Taking Care of Your Emotional Health
When listening to the news, which I keep to a minimum, I am always struck when a report of a person involved in an altercation or an accident concludes with “and nobody was hurt.” They mean that the person involved was not hurt physically suggesting that if the body is okay nothing else matters.
An emotional hurt is often much more distressing than anything that could happen physically. The physical body heals much more quickly than the psychological self.
Guy Winch, in a TED Talk entitled Practicing Emotional First Aid, makes this point well. He speaks of the favoritism that we have for the body over the mind. Winch points out that we are taught a great deal about what we need to do to take care of our bodies – brush our teeth twice daily, bathe regularly, sleep a certain number of hours, exercise vigorously, good nutrition, etc., and we are taught very little about how to take care of our emotional health. He makes the case that we are not taught how to deal with psychological wounds such as rejection, failure, conflict, or loneliness – to mention but a few. We are so afraid of these experiences that we avoid them like the plague and we never become skilled in how to handle them effectively.
In Canada, if you fall ill, the health care system takes care of you – from a broken leg to cancer. However, if you are chronically lonely, which affects your physical health as much as cigarette smoking does in terms of increasing your chances of premature death, the health care system does not provide you with much help. Mental illness is medicalized in order to be treated.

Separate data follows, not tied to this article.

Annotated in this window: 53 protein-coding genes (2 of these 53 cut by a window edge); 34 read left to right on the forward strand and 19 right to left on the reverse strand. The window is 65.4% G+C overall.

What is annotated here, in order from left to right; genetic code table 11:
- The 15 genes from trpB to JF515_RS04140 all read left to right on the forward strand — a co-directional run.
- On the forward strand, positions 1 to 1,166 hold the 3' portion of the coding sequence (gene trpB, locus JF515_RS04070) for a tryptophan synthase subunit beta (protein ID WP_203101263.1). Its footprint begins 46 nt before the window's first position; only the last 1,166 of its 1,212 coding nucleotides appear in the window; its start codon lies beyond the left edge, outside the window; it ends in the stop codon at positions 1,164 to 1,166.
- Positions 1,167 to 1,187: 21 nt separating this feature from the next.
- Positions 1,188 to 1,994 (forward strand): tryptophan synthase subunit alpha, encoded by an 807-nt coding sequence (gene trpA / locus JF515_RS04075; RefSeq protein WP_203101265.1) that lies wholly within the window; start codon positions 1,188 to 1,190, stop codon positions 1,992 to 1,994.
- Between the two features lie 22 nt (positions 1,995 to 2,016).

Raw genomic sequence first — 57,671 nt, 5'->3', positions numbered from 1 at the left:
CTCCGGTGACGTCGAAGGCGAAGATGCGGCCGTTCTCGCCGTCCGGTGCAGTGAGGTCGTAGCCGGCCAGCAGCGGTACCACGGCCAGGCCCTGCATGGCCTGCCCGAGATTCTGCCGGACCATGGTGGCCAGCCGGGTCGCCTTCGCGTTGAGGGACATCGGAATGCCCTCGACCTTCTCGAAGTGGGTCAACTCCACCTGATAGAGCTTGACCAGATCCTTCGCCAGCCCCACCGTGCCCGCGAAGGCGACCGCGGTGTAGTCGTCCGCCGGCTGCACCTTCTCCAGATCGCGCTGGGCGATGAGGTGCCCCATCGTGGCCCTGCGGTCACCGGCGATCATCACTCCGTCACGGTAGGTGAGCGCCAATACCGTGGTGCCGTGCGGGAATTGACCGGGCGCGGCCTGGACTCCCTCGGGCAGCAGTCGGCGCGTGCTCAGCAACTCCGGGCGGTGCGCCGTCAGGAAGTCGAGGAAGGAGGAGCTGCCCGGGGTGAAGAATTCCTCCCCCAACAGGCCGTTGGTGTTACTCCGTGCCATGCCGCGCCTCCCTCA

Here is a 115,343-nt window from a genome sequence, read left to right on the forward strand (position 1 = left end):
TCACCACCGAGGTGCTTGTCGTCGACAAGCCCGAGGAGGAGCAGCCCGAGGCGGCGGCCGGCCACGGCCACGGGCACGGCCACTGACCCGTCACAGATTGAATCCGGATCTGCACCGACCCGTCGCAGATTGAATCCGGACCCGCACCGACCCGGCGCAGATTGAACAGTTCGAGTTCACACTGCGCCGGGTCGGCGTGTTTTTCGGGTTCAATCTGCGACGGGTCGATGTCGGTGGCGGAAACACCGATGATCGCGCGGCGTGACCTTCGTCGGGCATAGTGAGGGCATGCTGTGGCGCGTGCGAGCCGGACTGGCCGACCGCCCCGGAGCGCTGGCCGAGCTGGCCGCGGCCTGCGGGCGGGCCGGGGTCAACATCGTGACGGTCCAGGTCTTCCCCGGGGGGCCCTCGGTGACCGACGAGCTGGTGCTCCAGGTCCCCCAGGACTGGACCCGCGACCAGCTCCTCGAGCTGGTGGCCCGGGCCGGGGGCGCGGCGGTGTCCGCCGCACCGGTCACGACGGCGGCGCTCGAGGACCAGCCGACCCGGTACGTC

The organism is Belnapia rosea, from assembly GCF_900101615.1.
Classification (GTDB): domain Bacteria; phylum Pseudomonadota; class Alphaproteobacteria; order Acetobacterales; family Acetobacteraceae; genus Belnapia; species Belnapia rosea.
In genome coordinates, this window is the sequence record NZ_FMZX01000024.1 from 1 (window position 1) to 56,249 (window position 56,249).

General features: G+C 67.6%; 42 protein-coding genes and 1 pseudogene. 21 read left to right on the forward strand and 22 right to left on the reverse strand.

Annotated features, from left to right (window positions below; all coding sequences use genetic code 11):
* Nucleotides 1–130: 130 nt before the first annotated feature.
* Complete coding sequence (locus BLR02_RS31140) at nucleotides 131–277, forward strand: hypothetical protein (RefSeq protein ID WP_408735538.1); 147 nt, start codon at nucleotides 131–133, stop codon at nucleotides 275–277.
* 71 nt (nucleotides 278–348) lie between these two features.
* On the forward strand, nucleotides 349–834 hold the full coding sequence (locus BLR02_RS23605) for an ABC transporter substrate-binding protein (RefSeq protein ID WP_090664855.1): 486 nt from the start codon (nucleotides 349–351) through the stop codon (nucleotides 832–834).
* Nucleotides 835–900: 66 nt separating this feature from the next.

Winch points out that nobody tells you that your broken leg is “all in your leg – walk it off” but if you are depressed you often hear “it’s all in your head – get over it.”
There are scientifically proven techniques to treat psychological injuries. Unfortunately, for many people there continues to be stigma surrounding accessing this kind of treatment.
Take for example the psychological bad habits of self-deprecation and rumination which exacerbate the psychological wounds of rejection, failure, loneliness, depression, etc. These bad habits are not unlike other addictions. Breaking these negative patterns is difficult - particularly if you have not been taught to become aware of them or to recognize the damage they do. If you have not learned the strategies to overcome them, you can remain stuck for years.
Ruminating is about repeating a difficult exchange in your mind over and over and over again - reinforcing the negative story. Not only can this thinking pattern become an addiction but, as Winch points out, it can lead to alcoholism, eating disorders, heart disease, etc. This negative view is perpetuated when you believe that you “can’t stop thinking about it.” You can learn simple and effective techniques that will help you break the rumination habit, and you must, for your psychological health!
Many people say that they are their “own worst enemy.” Instead, how about working on being “your own best friend?”
If your mind tricks you into believing that you are helpless, you won’t even try to help yourself and by not trying you become even more convinced that you are a failure. It’s no wonder some people today are functioning below their potential.
You can learn to heal emotional wounds so you can grow into a more psychologically healthy and vibrant individual.
Anne Marie Hartford is the executive director of Family Enrichment and Michelle Pugh, co-author, completed her internship for the M.Ed. in Counselling program at Family Enrichment. Please send your comments to firstname.lastname@example.org.
First published in the Daily Gleaner on March 3, 2015